• Mike Gantt Says:

            Yes, but even then can’t they be happy that the guy that wrote the stuff off which they get to make a living is so popular that it’s hard to have any kind of meeting about his stuff without stirring up all sorts of interest?

            And wasn’t it that guy who said, “Whose bread I eat, his song I sing”?

          • Nathan Rein Says:

            Well, I think that’s a defensible position, certainly. I think what we have here, though, is a perception that these approaches don’t represent simply a diversity of views of the material but rather two opposed and incompatible conceptions of what scholarship is meant to accomplish. Given that within the academic world there tends to be pretty intense competition over resources (and prestige), there are real stakes to this argument.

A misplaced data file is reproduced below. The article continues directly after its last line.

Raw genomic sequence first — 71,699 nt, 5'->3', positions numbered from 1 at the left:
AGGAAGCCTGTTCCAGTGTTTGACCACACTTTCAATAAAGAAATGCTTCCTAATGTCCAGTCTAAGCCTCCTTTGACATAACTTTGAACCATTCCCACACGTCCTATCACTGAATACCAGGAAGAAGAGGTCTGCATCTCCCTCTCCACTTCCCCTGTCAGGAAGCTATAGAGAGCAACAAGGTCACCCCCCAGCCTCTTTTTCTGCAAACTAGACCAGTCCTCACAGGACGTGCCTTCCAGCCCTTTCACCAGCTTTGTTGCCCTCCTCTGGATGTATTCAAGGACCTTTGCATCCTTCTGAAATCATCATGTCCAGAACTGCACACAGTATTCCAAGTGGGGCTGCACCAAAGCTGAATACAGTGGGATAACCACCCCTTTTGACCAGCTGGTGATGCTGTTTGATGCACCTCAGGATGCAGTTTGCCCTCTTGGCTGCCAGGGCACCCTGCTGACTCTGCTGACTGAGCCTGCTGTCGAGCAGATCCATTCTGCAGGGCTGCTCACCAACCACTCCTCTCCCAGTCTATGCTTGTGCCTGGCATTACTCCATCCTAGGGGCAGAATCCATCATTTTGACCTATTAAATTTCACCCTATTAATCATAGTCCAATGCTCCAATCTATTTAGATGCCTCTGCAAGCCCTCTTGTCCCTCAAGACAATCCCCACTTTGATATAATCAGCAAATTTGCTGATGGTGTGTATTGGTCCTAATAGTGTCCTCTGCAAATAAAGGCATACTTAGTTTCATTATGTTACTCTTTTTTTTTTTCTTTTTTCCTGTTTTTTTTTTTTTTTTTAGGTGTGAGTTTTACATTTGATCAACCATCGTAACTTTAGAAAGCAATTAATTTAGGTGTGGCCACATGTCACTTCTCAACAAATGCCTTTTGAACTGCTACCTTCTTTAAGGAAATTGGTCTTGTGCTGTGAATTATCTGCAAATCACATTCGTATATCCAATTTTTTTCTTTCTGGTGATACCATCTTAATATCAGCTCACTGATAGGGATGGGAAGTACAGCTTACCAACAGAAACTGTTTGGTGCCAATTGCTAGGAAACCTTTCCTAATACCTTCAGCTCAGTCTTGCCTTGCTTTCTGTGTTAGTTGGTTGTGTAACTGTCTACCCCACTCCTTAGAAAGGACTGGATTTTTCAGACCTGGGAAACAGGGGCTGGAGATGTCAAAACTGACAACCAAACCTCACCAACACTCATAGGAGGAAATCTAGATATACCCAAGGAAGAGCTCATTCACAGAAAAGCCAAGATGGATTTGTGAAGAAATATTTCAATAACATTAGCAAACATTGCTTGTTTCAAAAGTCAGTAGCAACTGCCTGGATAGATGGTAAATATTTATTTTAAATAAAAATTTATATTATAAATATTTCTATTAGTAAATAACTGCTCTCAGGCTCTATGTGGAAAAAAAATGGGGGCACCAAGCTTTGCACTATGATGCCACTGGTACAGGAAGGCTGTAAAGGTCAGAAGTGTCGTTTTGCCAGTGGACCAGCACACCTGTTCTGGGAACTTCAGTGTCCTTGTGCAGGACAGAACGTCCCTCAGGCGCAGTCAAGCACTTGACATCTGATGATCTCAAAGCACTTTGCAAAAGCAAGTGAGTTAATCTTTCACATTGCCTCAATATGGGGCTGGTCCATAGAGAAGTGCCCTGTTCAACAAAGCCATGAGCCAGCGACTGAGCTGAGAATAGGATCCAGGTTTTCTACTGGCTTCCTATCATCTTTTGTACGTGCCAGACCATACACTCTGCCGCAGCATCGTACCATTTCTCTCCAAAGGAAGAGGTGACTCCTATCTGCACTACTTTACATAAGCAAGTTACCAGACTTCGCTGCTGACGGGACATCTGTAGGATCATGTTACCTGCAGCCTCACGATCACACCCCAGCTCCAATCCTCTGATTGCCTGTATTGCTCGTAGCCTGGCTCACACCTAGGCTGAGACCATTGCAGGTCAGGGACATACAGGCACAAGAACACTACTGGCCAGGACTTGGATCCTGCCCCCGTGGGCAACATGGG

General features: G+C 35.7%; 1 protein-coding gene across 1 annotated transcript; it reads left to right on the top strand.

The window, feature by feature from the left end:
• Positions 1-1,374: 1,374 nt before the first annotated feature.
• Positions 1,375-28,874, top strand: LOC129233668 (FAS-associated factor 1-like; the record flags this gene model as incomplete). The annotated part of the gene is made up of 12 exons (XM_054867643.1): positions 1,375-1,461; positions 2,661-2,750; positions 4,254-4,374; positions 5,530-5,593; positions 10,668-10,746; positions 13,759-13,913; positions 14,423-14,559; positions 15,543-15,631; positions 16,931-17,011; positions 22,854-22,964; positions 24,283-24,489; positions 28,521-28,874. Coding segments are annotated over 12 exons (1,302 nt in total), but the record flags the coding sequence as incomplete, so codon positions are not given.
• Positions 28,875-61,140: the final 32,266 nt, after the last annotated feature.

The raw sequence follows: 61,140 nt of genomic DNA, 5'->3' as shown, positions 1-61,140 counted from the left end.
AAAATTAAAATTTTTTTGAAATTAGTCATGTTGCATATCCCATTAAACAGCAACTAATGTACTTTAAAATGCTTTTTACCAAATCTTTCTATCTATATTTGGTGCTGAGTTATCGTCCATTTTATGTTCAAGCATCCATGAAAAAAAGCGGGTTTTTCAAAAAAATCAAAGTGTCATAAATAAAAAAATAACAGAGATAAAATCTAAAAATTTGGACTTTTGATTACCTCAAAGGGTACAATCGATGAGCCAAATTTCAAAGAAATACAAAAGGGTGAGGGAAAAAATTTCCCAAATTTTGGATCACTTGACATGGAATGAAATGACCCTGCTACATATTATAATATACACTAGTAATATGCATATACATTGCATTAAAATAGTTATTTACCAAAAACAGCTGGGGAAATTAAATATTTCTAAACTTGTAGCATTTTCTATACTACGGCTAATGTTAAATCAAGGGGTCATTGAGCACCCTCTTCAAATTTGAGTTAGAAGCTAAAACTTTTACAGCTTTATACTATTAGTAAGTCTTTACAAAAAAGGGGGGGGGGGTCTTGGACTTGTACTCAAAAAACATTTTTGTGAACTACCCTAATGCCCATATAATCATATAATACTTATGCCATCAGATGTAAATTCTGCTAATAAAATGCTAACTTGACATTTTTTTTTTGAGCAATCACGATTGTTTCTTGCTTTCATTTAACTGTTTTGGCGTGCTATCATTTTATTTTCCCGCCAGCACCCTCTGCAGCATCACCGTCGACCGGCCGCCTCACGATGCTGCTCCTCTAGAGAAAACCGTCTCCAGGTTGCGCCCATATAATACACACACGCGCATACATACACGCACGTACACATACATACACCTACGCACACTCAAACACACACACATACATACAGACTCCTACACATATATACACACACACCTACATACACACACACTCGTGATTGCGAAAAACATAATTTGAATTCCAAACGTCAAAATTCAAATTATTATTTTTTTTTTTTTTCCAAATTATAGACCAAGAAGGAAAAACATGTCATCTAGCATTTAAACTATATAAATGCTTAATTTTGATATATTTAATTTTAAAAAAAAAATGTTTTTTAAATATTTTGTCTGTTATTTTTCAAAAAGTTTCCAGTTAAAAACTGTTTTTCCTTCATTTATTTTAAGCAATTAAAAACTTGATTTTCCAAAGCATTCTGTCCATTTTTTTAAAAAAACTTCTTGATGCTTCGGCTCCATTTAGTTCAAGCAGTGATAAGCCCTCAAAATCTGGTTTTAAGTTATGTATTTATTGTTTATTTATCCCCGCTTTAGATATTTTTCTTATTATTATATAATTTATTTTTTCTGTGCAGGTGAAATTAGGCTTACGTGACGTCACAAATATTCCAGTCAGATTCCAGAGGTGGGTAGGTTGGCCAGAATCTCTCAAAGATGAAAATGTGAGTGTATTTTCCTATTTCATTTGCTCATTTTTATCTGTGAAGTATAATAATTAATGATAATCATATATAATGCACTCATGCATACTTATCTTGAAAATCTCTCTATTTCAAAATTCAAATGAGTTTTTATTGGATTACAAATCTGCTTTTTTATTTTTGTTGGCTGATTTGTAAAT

• Mike Gantt Says:

            Ah, yes. Let us eat His bread, but do not make us sing His song.

          • Nathan Rein Says:

            Oh, sorry, for a minute I thought we were having an actual discussion. In that case, please do “make me sing His song.” Whatever you say, Mike.

          • Mike Gantt Says:

            We were having an actual discussion. And a civil one at that. You made your point and I made mine. I just happened to be making my point on behalf of Someone other than myself. I would not think of “making you sing His song,” but I pray that you will want to.

          • Nathan Rein Says:

            Sorry, then, my mistake. In that case, if you don’t mind, I’d like to push you to clarify your next-to-last comment. When you say “do not make us sing His song,” whose mouth are you putting those words into, and who do you imagine this person is speaking to?